Some health experts, meanwhile, say Rhode Island should be doing more to address the rise in COVID-19 cases.

“Unfortunately, unless we see fairly strong action from the state, I’m expecting the number of preventable deaths to go up,” said Dr. Michael Fine, a former director of the state Department of Health.

Though McKee has often noted that deaths are still at a low level, if the state waits until deaths start to rise, it will be too late, Fine said. The state should offer even more robust testing than the program that already is among the nation’s leaders. People over 65 with chronic diseases should be encouraged to stay at home, and there are good reasons to wear a mask indoors -- starting not now, but three weeks ago, Fine said.

“I know it’s unpopular; I hate masking too,” Fine said. “And I’m a big fan of dive bars. But I’ve only been at the Ocean Mist once in the last year. And I haven’t been to Nick-A-Nees.”

For infectious disease experts, the rise in infections comes as no surprise after highly vaccinated places, including the United Kingdom and Israel, saw increases amid the Delta variant before the US did.

“A wave is building,” Dr. Eleftherios Mylonakis, chief of infectious diseases at Lifespan’s Rhode Island Hospital and the Miriam Hospital. “With vaccines, the wave is going to be moderated, but how long the plateau is going to be is going to be crucial.”


There are still some open questions, like whether vaccine protection may fade over time, Mylonakis said. What will come next? That part is pretty well settled, Mylonakis said. We should expect to see a real increase in cases in a month, and then increases in hospitalizations two or three weeks after that.

Should we expect deaths to increase along with that?

“We don’t expect it,” Mylonakis said. “We know it.”

But more good news about the vaccines: On Monday, only one of the system’s 11 admitted COVID-19 patients was vaccinated, Mylonakis said.

A similar trend is on display at Care New England’s Kent Hospital in Warwick, where people are still coming in sick with COVID-19 — but mostly unvaccinated. The high numbers of vaccinated people should help the state avoid the worst of the surge of winter 2020-2021, which resulted in Rhode Island opening field hospitals.

“There are two things everybody should do,” said Dr. Jinen Thakkar, a hospitalist who helped run Care New England’s field hospital. “Mask indoors, and get vaccinated if you have not.”

South County Health in Wakefield has also seen an increase in the number of patients presenting with COVID-like symptoms, according to Anitra Galmore, the system’s chief nursing officer and chief operations officer. Galmore said in an email that “a surge in COVID cases is anticipated in mid- to late October,” and because of that, people who are vaccinated or unvaccinated should still wear face masks.

“We will continue to watch the data with respect to the number and severity of new cases,” Galmore said. “The general hope is that as more people get the COVID vaccine, the number of new cases will decrease.”

Even as worries about the new surge abound — particularly with an exhausted health care workforce facing a shortage of nurses — there are reasons for hope, according to leading doctors. Rhode Island is still not seeing major problems in its nursing homes, where infections ravaged the elderly and frail populations, said Dr. John Stoukides, chief of geriatrics and palliative medicine and vice chairman of medicine at Roger Williams Medical Center. Right now, it is a “pandemic of the unvaccinated,” Stoukides said, echoing a phrase that’s been used on the national stage.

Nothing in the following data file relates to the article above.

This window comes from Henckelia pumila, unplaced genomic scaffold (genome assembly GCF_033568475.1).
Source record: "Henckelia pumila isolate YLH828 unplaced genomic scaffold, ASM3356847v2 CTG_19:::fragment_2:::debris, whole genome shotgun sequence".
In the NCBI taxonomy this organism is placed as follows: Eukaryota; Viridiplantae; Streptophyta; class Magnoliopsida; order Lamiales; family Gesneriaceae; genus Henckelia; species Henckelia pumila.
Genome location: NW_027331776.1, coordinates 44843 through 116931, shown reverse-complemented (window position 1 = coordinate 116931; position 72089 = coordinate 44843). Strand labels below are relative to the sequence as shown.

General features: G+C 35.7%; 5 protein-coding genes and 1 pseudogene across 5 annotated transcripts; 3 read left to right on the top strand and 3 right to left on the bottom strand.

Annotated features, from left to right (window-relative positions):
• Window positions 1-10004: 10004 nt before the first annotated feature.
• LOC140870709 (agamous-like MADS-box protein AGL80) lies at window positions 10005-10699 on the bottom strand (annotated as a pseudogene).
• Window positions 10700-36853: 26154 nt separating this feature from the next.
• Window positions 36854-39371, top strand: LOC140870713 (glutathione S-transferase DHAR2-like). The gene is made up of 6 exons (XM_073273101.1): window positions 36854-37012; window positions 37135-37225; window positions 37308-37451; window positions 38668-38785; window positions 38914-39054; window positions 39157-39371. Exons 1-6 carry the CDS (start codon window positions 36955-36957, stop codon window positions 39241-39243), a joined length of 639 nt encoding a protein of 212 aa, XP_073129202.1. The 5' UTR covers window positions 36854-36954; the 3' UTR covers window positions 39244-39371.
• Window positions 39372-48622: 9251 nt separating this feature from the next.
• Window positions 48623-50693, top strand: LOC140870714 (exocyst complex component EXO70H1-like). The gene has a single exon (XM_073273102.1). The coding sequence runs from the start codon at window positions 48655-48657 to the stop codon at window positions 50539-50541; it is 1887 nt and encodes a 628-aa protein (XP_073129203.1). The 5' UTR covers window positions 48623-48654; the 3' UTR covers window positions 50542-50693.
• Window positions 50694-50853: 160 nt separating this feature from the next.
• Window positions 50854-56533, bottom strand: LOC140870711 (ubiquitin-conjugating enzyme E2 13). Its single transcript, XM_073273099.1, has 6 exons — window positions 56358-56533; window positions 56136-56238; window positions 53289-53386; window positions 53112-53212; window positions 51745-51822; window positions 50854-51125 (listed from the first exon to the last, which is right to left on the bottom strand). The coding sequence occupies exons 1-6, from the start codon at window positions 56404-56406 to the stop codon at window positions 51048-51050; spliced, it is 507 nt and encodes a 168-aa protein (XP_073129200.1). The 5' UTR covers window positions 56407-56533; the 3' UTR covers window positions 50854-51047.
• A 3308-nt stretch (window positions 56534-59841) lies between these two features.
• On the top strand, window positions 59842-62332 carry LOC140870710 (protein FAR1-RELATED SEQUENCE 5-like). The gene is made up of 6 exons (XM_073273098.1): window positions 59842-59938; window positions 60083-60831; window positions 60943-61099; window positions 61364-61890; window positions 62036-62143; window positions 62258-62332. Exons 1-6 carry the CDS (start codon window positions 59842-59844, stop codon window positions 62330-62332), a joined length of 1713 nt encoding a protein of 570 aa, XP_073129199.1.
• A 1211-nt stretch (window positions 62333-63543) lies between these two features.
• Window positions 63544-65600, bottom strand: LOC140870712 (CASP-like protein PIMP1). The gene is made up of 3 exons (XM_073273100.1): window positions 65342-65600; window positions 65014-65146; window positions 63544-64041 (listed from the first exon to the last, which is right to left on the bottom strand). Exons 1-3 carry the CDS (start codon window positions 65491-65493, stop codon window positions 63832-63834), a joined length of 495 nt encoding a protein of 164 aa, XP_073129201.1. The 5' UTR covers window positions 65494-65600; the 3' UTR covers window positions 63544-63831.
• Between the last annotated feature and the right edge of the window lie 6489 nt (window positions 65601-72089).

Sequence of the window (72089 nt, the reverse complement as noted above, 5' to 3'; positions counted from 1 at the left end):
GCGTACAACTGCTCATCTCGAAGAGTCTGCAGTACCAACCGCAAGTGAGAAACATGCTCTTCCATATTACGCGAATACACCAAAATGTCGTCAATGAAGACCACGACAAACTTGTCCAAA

State data bears out Stoukides’ observations. For weeks now, the only COVID cases in Rhode Island nursing homes were sporadic, if they happened at all. Sometimes in entire weeks-long stretches earlier this summer, not a single resident was infected.

On Wednesday, that changed: State data showed Alpine Nursing Home in Coventry had at least five new resident cases in the past two weeks, the first such cluster in some time.

But behind that number are more encouraging trends: All seven of the residents who have tested positive have mild symptoms, akin to a cold, owner and operator Rod Gauvin said. All of them are vaccinated, as is upward of 80 percent of the staff, Gauvin said. Three staffers, all vaccinated, tested positive for COVID and had mild to moderate symptoms, which is how it may have gotten in, Gauvin said.

Everyone else at the 60-bed facility came back with negative test results. That’s a much better outcome than the devastating winter surge the home experienced, when three quarters of the staff and the entire resident population was infected as the virus swept through the facility like wildfire. Fourteen residents died during the weeks-long winter surge. Even more may have died if some weren’t treated with monoclonal antibodies.

With protection from vaccines and prior infections, things are easier to handle this time around at the 60-bed facility, and things are stabilizing, Gauvin said.

“The vaccine is doing what it’s supposed to do,” Gauvin said.

Brian Amaral can be reached at brian.amaral@globe.com. Follow him on Twitter @bamaral44.